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What's the best way to respond to hearing about someone's past abuse?
My instinct is to just listen. Absorb. And be there for them. I don't want to come off as I'm not really listening, but honestly it doesn't feel appropriate to say any of the generic responses many often respond with when they hear a...
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SW User
+ 6 11 replies 45 views Nov 2, 2016 |
Edited: 3 yrs ago
In all situations I am a patient quiet listener.
shadowplay · 18-21, M
your right and you didn't cause them pain so you have nothing to be sorry for. for most survivors i'm sorry can lead to a trap of constantly feeling sorry for themselves. you can say i'm here for you and i won't judge you .listening can sometimes be better than than responding
SW User
That's really all you can do. Listen and let the person know you're there for him/her.

Offering generic, unwarranted advice or saying you are sorry is likely to backfire badly.

If asked, merely offer possible solutions and let that person decide which road to take.
LadyWioness · 51-55, F
I dislike telling them it will be okay, because at the time, it didn't feel like it for them, and I would also be sure they knew that I care, and am willing to listen.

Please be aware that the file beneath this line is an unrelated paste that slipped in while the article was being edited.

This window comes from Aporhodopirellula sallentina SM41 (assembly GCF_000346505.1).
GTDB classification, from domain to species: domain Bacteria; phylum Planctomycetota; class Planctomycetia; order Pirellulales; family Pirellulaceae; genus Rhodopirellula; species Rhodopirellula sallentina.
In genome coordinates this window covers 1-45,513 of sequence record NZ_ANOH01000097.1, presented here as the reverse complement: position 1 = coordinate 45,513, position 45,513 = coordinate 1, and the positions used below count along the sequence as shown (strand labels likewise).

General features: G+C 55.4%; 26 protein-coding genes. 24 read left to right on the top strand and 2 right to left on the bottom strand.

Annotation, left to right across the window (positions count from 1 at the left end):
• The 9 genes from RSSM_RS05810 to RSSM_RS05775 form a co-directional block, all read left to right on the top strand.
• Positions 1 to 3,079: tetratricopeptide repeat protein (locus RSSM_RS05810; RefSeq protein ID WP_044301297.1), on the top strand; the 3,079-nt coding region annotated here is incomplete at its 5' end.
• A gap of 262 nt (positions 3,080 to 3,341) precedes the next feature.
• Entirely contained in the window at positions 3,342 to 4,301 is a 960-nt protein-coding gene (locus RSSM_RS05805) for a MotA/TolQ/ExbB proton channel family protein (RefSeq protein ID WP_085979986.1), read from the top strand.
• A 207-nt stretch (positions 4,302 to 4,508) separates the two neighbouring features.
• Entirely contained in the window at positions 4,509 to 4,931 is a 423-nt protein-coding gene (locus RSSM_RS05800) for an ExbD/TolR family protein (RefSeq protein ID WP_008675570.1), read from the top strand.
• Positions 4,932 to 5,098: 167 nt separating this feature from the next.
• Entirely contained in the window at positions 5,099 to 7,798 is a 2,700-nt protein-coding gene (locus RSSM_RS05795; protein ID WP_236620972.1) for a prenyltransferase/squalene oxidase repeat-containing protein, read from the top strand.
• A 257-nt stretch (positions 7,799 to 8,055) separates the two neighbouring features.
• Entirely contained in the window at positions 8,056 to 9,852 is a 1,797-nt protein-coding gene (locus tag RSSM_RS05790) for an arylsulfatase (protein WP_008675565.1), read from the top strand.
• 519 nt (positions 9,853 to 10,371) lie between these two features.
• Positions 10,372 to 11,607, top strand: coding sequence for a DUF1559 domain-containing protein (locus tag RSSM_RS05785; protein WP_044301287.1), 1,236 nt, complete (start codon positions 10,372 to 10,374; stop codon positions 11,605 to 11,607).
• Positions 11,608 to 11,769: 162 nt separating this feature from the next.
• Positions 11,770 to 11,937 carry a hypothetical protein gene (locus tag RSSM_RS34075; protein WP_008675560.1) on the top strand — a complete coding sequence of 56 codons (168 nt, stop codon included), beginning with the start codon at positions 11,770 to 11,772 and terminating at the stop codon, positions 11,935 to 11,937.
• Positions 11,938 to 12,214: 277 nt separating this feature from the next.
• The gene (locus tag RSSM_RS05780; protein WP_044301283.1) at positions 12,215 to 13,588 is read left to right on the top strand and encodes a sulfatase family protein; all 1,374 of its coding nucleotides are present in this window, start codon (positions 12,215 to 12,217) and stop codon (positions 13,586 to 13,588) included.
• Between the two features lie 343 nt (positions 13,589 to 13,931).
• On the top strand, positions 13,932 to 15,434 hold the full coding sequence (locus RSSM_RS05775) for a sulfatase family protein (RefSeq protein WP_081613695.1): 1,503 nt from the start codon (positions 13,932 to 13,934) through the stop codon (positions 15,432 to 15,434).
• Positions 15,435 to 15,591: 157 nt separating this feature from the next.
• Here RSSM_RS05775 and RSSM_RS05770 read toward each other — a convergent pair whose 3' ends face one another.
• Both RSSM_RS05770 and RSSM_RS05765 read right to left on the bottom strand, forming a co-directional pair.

Platitudes are annoying, such as "it'll be okay." I would focus on being there with a listening ear so they know they're not alone.
tnjazz · 61-69, M
Sometimes generic responses sound lame. Sometimes a good ear and a hug are best
That's most accurate.
MsAnnThropy · 36-40, F
It makes me feel uncomfortable. So I'll try and change the subject if I can.
SW User
Trust your instincts and give voice to your true feelings.
3503501a · 41-45, M
It depends upon how well I no the person and the situation and there nature with me
greenmountaingal · 70-79, F
Let them know you are quietly respectful and sympathetic. Don't dismiss it. If appropriate, you can compliment them for being a survivor because some people don't survive abuse.
"I'm sorry" is saying "I'm sorry that happened to you" implying you empathize which is perfectly fine. If you want to say more or know more then ask about how they felt/ or feel now. Focus on feelings not the details of what happened because when people want to know details it comes across as either creepy or judgmental whereas asking about their feelings shows real concern.

 
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